The comments from Caleres pertaining to AE's manufacturing ability, and Paul's comments about access to greater materials sourcing, gives me pause.
As a subsidiary to a much larger, and broader based clothing supplier, it would seem AE's corporate philosophy of quality and U.S. production will inevitably be drowned out. From his comments here and in the news, I've always thought Paul regarded AE as more a family owned enterprise despite its corporate owners. As such he has been able to keep it true to its traditions. Will the new CEO, be it Paul or someone else continue to do so? History does not give one hope.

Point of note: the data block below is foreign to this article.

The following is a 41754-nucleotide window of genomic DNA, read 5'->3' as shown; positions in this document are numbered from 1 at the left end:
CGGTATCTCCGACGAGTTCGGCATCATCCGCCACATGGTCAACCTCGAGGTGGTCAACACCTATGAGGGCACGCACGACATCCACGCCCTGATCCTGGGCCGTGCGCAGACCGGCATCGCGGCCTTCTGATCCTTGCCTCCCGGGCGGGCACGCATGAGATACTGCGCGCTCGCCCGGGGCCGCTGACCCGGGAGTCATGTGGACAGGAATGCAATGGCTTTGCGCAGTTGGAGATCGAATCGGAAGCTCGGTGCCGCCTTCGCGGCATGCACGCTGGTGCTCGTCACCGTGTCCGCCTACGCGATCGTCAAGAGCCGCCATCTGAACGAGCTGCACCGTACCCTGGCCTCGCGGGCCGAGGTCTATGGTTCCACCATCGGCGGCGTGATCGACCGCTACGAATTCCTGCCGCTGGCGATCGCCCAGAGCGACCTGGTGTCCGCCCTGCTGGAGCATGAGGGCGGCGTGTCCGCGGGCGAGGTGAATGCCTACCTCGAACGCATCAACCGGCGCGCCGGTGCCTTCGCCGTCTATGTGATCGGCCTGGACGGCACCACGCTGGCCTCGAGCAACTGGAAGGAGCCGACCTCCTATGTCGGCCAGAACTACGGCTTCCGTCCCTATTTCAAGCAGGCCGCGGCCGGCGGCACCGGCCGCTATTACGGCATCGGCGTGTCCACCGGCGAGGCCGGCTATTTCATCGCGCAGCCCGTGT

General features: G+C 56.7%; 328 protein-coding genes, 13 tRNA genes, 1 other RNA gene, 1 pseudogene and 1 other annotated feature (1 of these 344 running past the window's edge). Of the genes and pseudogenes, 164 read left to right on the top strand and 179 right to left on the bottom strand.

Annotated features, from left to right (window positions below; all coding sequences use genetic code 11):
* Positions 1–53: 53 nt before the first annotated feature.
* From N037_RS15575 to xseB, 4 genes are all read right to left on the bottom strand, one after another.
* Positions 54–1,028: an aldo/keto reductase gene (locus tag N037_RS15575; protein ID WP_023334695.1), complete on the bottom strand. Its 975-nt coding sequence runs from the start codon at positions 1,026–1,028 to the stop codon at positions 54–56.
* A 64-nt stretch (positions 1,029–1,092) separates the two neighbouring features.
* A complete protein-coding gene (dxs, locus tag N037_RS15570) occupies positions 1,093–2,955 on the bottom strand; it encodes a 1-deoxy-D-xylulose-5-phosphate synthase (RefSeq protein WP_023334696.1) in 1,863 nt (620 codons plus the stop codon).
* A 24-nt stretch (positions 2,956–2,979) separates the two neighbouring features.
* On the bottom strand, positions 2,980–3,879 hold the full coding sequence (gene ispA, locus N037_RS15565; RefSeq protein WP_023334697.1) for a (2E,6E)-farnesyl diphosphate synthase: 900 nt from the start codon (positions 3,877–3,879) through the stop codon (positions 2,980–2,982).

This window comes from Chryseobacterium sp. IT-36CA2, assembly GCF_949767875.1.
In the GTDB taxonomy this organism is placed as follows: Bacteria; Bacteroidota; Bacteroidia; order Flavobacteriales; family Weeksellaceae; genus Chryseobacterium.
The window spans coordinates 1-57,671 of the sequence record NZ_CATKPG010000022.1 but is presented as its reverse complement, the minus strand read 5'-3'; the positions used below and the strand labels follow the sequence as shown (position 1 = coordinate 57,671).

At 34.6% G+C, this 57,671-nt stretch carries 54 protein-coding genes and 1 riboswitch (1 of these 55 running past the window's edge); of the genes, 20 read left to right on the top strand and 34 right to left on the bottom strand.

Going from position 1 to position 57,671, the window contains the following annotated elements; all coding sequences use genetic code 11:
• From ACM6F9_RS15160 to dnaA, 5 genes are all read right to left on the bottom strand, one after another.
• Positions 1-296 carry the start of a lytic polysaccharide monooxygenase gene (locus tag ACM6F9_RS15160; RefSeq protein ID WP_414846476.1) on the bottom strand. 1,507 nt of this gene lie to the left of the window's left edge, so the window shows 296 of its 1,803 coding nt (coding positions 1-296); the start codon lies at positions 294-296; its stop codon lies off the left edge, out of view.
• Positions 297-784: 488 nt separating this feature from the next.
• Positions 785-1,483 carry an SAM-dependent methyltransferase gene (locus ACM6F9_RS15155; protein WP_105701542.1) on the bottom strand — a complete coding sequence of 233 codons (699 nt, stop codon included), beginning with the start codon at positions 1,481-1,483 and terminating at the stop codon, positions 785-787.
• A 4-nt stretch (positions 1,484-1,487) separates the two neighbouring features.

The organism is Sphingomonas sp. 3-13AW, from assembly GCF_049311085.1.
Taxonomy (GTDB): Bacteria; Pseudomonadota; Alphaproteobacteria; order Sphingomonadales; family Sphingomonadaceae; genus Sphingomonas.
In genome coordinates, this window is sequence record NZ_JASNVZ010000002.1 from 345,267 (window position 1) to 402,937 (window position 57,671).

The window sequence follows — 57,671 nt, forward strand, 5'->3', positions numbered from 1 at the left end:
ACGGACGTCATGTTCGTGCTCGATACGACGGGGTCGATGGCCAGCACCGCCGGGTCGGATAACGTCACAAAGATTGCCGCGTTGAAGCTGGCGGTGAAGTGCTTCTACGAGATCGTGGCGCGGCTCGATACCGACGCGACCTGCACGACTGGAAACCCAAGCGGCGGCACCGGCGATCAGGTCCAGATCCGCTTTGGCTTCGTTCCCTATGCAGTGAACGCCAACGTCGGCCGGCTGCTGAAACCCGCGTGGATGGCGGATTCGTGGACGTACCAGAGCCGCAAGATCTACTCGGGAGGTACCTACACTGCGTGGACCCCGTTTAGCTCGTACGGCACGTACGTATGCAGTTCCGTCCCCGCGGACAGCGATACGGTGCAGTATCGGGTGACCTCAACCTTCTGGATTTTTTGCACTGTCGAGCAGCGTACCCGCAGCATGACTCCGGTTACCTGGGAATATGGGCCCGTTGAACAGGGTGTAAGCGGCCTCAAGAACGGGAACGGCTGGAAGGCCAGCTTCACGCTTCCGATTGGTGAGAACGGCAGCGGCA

Thankfully I have all the AE shoes and boots I will need or want for my lifetime. I hadn't planned on any future purchases, and am now glad I have oversupplied myself.
Gentlemen who have been sitting on the fence, consider 2017 your year to jump into the pond and have your fill. As for me, I'm glad my Iberian makers are still going strong.
This was the statement that got my attention:
"We’re also eager to explore their manufacturing resources, as we continue to focus on our ability to increase our speed to market.”
That means expanding production, which means off-shoring more of the production. I realize AE is a proud domestic heritage brand, but I'm over them. I have enough shoes in my rotation that I can look elsewhere at more interesting options. Once you've got the basics covered, AE loses it's relevance.